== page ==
The number of UK charitable donations of £1m or more reached its highest level in 2013 since the start of the economic crisis, according to the latest Million Pound Donors Report by Coutts.
The seventh edition of the report, which was authored by Beth Breeze of the Centre for Philanthropy at the University of Kent, says that 292 such donations were made to charitable causes or banked in foundations in 2013, which represents a 50 per cent increase on 2012. The gifts came from 166 donors, up from 98 the year before.
But the total value of such donations rose by just 1 per cent to £1.36bn from £1.35bn a year earlier, says the report, which tracks the number, size, scale and destination of donations of £1m or more made by individuals, foundations and corporations in the UK.
The size of the average donation in 2013 was also lower than in recent years, possibly - according to the report - because of the increased number of first-time donors who are more likely to give nearer the lower end of the scale. The mean value of donations was £4.6m and the median was £2m, compared with £6.9m and £2.3m respectively in 2012.
Donations from corporations reached 15 per cent of the total value of donations for the first time. Since the first report in 2008 corporations have accounted for about 10 per cent of the total.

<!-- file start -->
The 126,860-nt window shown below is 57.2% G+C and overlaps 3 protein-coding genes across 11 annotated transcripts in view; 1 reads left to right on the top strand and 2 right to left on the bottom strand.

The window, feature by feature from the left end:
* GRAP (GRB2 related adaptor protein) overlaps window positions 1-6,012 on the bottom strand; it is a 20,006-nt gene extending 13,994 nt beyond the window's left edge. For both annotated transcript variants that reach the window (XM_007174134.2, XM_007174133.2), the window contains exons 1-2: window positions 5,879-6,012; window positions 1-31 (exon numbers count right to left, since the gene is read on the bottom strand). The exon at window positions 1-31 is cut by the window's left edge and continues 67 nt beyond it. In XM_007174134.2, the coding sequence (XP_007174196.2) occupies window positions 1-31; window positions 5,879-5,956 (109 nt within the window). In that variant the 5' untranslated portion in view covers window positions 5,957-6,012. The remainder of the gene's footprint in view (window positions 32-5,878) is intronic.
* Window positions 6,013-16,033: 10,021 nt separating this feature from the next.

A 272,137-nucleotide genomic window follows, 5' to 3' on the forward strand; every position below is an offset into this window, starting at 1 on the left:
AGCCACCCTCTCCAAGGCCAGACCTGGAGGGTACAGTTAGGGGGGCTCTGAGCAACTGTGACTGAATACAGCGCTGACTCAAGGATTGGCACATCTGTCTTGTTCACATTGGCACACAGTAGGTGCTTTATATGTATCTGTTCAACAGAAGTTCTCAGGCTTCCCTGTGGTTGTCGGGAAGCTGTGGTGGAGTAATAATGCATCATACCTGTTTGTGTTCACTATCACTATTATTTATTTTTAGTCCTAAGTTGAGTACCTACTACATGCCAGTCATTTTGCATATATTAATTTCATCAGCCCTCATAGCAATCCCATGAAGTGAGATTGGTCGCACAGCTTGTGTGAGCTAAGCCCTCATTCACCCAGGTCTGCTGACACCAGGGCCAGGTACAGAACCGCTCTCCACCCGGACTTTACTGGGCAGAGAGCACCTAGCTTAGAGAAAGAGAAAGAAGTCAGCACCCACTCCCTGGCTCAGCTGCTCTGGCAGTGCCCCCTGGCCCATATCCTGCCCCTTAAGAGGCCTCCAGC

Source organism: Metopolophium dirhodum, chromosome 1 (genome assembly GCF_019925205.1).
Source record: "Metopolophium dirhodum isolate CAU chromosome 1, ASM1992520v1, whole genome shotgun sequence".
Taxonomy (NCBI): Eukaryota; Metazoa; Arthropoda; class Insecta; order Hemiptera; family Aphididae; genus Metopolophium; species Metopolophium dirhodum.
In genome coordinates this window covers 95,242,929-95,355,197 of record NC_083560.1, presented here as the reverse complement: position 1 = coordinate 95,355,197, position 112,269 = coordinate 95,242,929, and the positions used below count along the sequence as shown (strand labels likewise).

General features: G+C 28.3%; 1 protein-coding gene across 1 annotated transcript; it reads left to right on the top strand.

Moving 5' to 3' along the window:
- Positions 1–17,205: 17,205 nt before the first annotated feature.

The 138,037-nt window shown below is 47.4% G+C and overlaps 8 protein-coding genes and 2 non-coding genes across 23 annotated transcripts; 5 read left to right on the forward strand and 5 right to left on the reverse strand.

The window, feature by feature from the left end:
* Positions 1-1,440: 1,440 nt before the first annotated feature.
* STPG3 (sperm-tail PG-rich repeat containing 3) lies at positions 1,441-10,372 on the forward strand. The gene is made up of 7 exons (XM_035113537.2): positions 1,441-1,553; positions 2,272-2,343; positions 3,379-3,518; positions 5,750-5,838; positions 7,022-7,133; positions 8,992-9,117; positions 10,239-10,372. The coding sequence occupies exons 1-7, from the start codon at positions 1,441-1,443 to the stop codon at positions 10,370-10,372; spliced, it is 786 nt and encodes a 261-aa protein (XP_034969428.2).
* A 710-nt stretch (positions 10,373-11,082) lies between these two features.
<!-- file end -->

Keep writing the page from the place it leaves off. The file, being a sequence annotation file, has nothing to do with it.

The report says this is the result of strong philanthropic activity by established firms such as British Gas, Shell and HSBC, along with donations by new entities such as Nominet UK, the domain name registry.
By contrast, the percentage of gifts by value from individuals fell sharply from 32 per cent (£428m) in 2012 to 18 per cent (about £240m). Sixty-seven per cent was from foundations.
The bulk of the million-pound donations again went to higher education and charitable trusts and foundations, which respectively attracted 41 and 23 per cent of the total.
Nine institutions received three or more gifts above a million pounds – all were universities or major charity brands.
The vast majority of the million-pound donors were from London, constituting 169 donations and 69 per cent of the total, with the second biggest proportion of donors hailing from the south east.
But the largest gift, of £75m, came from overseas.
The UK findings form part of the wider Coutts Million Dollar Donors Report, which also covers the US, Russia, China, Hong Kong, Singapore and the Middle East, and shows that $26.3bn worth of donations of $1m or more were made in 2013, up from $19bn the previous year.
"It is very encouraging to see such a large number of million-pound donations," said Breeze. "This finding marks a new stage in UK philanthropy, when giving a million becomes the new normal for those that have the capacity to give at the highest level. We have long known that social norms and social pressure are key to encouraging philanthropy: the heightened attention on major givers in the media, and the increasingly positive climate for philanthropy in the UK, have combined to nudge people towards making more significant donations than they might otherwise have done."
Breeze also said that the role of the fundraising profession should be acknowledged in nurturing the biggest givers. Having well trained and trusted people willing to make a compelling ask for seven-figure sums enables more charities to benefit from the wealthiest donors, she said.